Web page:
Visitation In Rhode Island Articles | RI visitation:
Keep children out of your Rhode Island Custody or RI Family Court Divorce feud.
Since a child cannot have their parents together in a loving relationship, the kids want the RI Custody fight over. The children want normalcy and want all the fighting to stop. Most of all, they do not want to be part of this war! First and foremost they want a childhood free of adult concerns. Let them be kids! Do not destroy their childhood. They would like to be playing at the park not being interviewed by the Rhode Island Divorce Court Judge or General Magistrate. They don’t want to go to counseling- they often think that you guys are the ones who should get counseling. They want to play with their siblings, enjoy playing with other children, play video games and most of all be children.
The Visitation Exchange- when Court Order meets WWF TAG Team Wrestling
This Rhode Island visitation article explains how visitation exchanges can go horribly wrong. It is not uncommon for warring parents to get into physical feuds during these exchanges. Unfortunately, it can be very harmful for the children to see this type of mess.
#RATIONALIZATIONS -1st X MOMS’ Endless Roadblocks to Dad’s Visitation
This article explains how some woman will do anything to keep their child from having a meaningful relationship with the child’s father. This RI Family Court visitation article will explain all of the roadblocks this type of mother will put in front of the father to stop visitation including supervised visitation, false allegations of abuse and allegations of mistreatment of the child.
RI Family Court Should Ban term “Supervised Visitation”- Monitored or Assisted Visitation is the appropriate term.
The term “supervised visitation” should be banned. RI visitation with children should only be supervised in the most extreme circumstances. When a parent requests that the other parents visitation with a child be supervised, it has especially negative connotation to the parent who must have their visits “supervised.”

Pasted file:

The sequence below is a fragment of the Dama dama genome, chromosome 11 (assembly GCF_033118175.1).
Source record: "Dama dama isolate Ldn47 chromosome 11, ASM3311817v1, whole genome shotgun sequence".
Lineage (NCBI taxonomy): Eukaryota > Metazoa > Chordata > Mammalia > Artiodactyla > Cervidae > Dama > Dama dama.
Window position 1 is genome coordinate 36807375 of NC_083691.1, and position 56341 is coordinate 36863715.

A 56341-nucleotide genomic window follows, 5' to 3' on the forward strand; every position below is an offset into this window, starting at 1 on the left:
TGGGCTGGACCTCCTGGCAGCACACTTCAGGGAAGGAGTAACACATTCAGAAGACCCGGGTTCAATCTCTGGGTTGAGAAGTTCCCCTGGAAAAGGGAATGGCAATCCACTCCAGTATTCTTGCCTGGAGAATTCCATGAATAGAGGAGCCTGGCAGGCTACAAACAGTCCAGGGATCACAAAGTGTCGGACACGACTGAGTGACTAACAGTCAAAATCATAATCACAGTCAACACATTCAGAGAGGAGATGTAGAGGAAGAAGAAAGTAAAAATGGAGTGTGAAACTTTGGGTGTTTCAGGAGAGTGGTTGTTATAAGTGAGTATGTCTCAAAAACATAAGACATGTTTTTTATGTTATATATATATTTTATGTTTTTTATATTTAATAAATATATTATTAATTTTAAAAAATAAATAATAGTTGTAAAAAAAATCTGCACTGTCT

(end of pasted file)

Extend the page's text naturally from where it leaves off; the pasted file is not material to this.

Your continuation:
“When determining the home in which to place the child, the court strives to reach a decision in “the best interests of the child.” A decision in “the best interests of the child” requires considering the wishes of the child’s parents, the wishes of the child, and the child’s relationship with each of the parents, siblings, other persons who may substantially impact the child’s best interests, the child’s comfort in his home, school, and community, and the mental and physical health of the involved individuals.” Cornell University Law School, Law Information Institute LII, Child custody: an overview https://www.law.cornell.edu/wex/child_custody
“The best interests of the child should not be determined by assessing any one factor. The trial justice must consider a combination of and an interaction among all the relevant factors that affect the child’s best interests.” Gregory J. PETTINATO v. Susanne L. PETTINATO, 582 A.2d 909 (1990) No. 89-56-A. Supreme Court of Rhode Island. November 30, 1990. http://www.leagle.com/decision/19901491582A2d909_11482/PETTINATO%20v.%20PETTINATO
More RI Divorce and Custody information here